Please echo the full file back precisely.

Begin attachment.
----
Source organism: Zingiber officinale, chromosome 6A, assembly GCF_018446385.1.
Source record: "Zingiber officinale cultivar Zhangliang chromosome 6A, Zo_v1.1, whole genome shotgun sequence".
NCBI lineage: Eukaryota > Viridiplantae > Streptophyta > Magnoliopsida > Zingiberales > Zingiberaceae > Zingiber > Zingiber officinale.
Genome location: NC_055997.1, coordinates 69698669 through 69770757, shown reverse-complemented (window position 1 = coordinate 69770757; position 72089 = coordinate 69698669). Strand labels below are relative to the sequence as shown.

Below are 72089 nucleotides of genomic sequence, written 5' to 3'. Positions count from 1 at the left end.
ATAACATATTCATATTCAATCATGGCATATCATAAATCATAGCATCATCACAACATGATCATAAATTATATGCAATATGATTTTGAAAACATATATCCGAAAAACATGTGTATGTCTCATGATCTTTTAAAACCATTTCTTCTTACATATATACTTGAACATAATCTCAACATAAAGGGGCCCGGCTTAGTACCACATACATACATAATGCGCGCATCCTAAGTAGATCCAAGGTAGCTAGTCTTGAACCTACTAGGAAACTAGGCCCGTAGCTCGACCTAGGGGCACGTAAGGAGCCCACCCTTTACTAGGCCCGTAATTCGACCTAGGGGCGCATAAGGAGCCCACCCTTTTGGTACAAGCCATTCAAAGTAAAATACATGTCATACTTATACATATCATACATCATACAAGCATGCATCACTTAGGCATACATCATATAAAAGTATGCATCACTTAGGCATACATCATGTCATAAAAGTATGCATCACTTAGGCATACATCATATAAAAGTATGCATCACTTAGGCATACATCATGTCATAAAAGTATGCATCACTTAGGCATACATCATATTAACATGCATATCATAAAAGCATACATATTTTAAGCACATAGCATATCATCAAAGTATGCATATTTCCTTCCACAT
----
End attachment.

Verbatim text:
Source organism: Zingiber officinale, chromosome 6A, assembly GCF_018446385.1.
Source record: "Zingiber officinale cultivar Zhangliang chromosome 6A, Zo_v1.1, whole genome shotgun sequence".
NCBI lineage: Eukaryota > Viridiplantae > Streptophyta > Magnoliopsida > Zingiberales > Zingiberaceae > Zingiber > Zingiber officinale.
Genome location: NC_055997.1, coordinates 69698669 through 69770757, shown reverse-complemented (window position 1 = coordinate 69770757; position 72089 = coordinate 69698669). Strand labels below are relative to the sequence as shown.

Below are 72089 nucleotides of genomic sequence, written 5' to 3'. Positions count from 1 at the left end.
ATAACATATTCATATTCAATCATGGCATATCATAAATCATAGCATCATCACAACATGATCATAAATTATATGCAATATGATTTTGAAAACATATATCCGAAAAACATGTGTATGTCTCATGATCTTTTAAAACCATTTCTTCTTACATATATACTTGAACATAATCTCAACATAAAGGGGCCCGGCTTAGTACCACATACATACATAATGCGCGCATCCTAAGTAGATCCAAGGTAGCTAGTCTTGAACCTACTAGGAAACTAGGCCCGTAGCTCGACCTAGGGGCACGTAAGGAGCCCACCCTTTACTAGGCCCGTAATTCGACCTAGGGGCGCATAAGGAGCCCACCCTTTTGGTACAAGCCATTCAAAGTAAAATACATGTCATACTTATACATATCATACATCATACAAGCATGCATCACTTAGGCATACATCATATAAAAGTATGCATCACTTAGGCATACATCATGTCATAAAAGTATGCATCACTTAGGCATACATCATATAAAAGTATGCATCACTTAGGCATACATCATGTCATAAAAGTATGCATCACTTAGGCATACATCATATTAACATGCATATCATAAAAGCATACATATTTTAAGCACATAGCATATCATCAAAGTATGCATATTTCCTTCCACAT